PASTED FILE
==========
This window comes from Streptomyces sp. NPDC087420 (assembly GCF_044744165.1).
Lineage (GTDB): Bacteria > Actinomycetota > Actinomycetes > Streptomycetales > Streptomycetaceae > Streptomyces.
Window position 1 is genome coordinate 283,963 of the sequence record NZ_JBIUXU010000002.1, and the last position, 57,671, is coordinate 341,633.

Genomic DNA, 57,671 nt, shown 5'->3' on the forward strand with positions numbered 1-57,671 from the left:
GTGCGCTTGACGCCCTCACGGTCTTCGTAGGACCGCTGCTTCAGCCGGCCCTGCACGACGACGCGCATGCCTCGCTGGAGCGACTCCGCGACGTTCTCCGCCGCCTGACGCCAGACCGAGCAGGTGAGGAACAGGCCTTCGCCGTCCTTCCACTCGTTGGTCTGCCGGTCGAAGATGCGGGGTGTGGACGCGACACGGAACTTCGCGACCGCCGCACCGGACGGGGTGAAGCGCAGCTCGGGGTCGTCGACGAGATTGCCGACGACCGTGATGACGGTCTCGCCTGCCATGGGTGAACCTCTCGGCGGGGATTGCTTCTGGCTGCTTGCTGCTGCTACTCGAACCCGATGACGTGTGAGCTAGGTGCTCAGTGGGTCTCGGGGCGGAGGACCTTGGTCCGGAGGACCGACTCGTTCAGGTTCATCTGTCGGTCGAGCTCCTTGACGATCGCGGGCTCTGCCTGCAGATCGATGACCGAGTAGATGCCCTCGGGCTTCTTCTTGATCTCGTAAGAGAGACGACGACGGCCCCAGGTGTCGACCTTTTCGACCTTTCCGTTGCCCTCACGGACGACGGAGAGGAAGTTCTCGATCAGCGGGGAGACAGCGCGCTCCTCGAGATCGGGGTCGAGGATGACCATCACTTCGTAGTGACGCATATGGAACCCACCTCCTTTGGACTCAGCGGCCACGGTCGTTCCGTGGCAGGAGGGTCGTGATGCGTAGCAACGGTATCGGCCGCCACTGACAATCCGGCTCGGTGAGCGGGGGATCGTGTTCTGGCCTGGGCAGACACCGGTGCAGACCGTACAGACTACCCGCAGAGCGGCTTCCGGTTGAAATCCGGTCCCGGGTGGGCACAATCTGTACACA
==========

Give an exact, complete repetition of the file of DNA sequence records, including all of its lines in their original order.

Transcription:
This window comes from Streptomyces sp. NPDC087420 (assembly GCF_044744165.1).
Lineage (GTDB): Bacteria > Actinomycetota > Actinomycetes > Streptomycetales > Streptomycetaceae > Streptomyces.
Window position 1 is genome coordinate 283,963 of the sequence record NZ_JBIUXU010000002.1, and the last position, 57,671, is coordinate 341,633.

Genomic DNA, 57,671 nt, shown 5'->3' on the forward strand with positions numbered 1-57,671 from the left:
GTGCGCTTGACGCCCTCACGGTCTTCGTAGGACCGCTGCTTCAGCCGGCCCTGCACGACGACGCGCATGCCTCGCTGGAGCGACTCCGCGACGTTCTCCGCCGCCTGACGCCAGACCGAGCAGGTGAGGAACAGGCCTTCGCCGTCCTTCCACTCGTTGGTCTGCCGGTCGAAGATGCGGGGTGTGGACGCGACACGGAACTTCGCGACCGCCGCACCGGACGGGGTGAAGCGCAGCTCGGGGTCGTCGACGAGATTGCCGACGACCGTGATGACGGTCTCGCCTGCCATGGGTGAACCTCTCGGCGGGGATTGCTTCTGGCTGCTTGCTGCTGCTACTCGAACCCGATGACGTGTGAGCTAGGTGCTCAGTGGGTCTCGGGGCGGAGGACCTTGGTCCGGAGGACCGACTCGTTCAGGTTCATCTGTCGGTCGAGCTCCTTGACGATCGCGGGCTCTGCCTGCAGATCGATGACCGAGTAGATGCCCTCGGGCTTCTTCTTGATCTCGTAAGAGAGACGACGACGGCCCCAGGTGTCGACCTTTTCGACCTTTCCGTTGCCCTCACGGACGACGGAGAGGAAGTTCTCGATCAGCGGGGAGACAGCGCGCTCCTCGAGATCGGGGTCGAGGATGACCATCACTTCGTAGTGACGCATATGGAACCCACCTCCTTTGGACTCAGCGGCCACGGTCGTTCCGTGGCAGGAGGGTCGTGATGCGTAGCAACGGTATCGGCCGCCACTGACAATCCGGCTCGGTGAGCGGGGGATCGTGTTCTGGCCTGGGCAGACACCGGTGCAGACCGTACAGACTACCCGCAGAGCGGCTTCCGGTTGAAATCCGGTCCCGGGTGGGCACAATCTGTACACA